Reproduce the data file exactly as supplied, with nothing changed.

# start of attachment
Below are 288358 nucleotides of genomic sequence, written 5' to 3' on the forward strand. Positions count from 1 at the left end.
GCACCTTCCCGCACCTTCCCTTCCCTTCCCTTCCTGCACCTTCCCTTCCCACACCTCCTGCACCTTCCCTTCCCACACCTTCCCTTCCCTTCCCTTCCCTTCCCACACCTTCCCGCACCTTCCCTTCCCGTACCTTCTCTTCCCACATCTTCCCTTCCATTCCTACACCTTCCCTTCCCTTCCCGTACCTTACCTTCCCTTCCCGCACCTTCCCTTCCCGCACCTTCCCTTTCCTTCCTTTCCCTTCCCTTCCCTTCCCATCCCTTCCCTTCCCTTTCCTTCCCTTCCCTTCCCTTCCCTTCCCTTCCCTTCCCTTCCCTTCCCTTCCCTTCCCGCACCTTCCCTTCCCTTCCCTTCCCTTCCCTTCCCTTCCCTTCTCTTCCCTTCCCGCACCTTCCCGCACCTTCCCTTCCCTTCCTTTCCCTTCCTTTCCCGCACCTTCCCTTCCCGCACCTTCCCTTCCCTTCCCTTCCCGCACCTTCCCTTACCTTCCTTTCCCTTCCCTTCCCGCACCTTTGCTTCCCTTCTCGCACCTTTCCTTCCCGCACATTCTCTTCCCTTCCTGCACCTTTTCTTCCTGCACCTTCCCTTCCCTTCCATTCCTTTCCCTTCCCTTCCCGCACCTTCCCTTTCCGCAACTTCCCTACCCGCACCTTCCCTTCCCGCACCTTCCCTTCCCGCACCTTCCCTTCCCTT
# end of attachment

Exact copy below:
Below are 288358 nucleotides of genomic sequence, written 5' to 3' on the forward strand. Positions count from 1 at the left end.
GCACCTTCCCGCACCTTCCCTTCCCTTCCCTTCCTGCACCTTCCCTTCCCACACCTCCTGCACCTTCCCTTCCCACACCTTCCCTTCCCTTCCCTTCCCTTCCCACACCTTCCCGCACCTTCCCTTCCCGTACCTTCTCTTCCCACATCTTCCCTTCCATTCCTACACCTTCCCTTCCCTTCCCGTACCTTACCTTCCCTTCCCGCACCTTCCCTTCCCGCACCTTCCCTTTCCTTCCTTTCCCTTCCCTTCCCTTCCCATCCCTTCCCTTCCCTTTCCTTCCCTTCCCTTCCCTTCCCTTCCCTTCCCTTCCCTTCCCTTCCCTTCCCTTCCCGCACCTTCCCTTCCCTTCCCTTCCCTTCCCTTCCCTTCCCTTCTCTTCCCTTCCCGCACCTTCCCGCACCTTCCCTTCCCTTCCTTTCCCTTCCTTTCCCGCACCTTCCCTTCCCGCACCTTCCCTTCCCTTCCCTTCCCGCACCTTCCCTTACCTTCCTTTCCCTTCCCTTCCCGCACCTTTGCTTCCCTTCTCGCACCTTTCCTTCCCGCACATTCTCTTCCCTTCCTGCACCTTTTCTTCCTGCACCTTCCCTTCCCTTCCATTCCTTTCCCTTCCCTTCCCGCACCTTCCCTTTCCGCAACTTCCCTACCCGCACCTTCCCTTCCCGCACCTTCCCTTCCCGCACCTTCCCTTCCCTT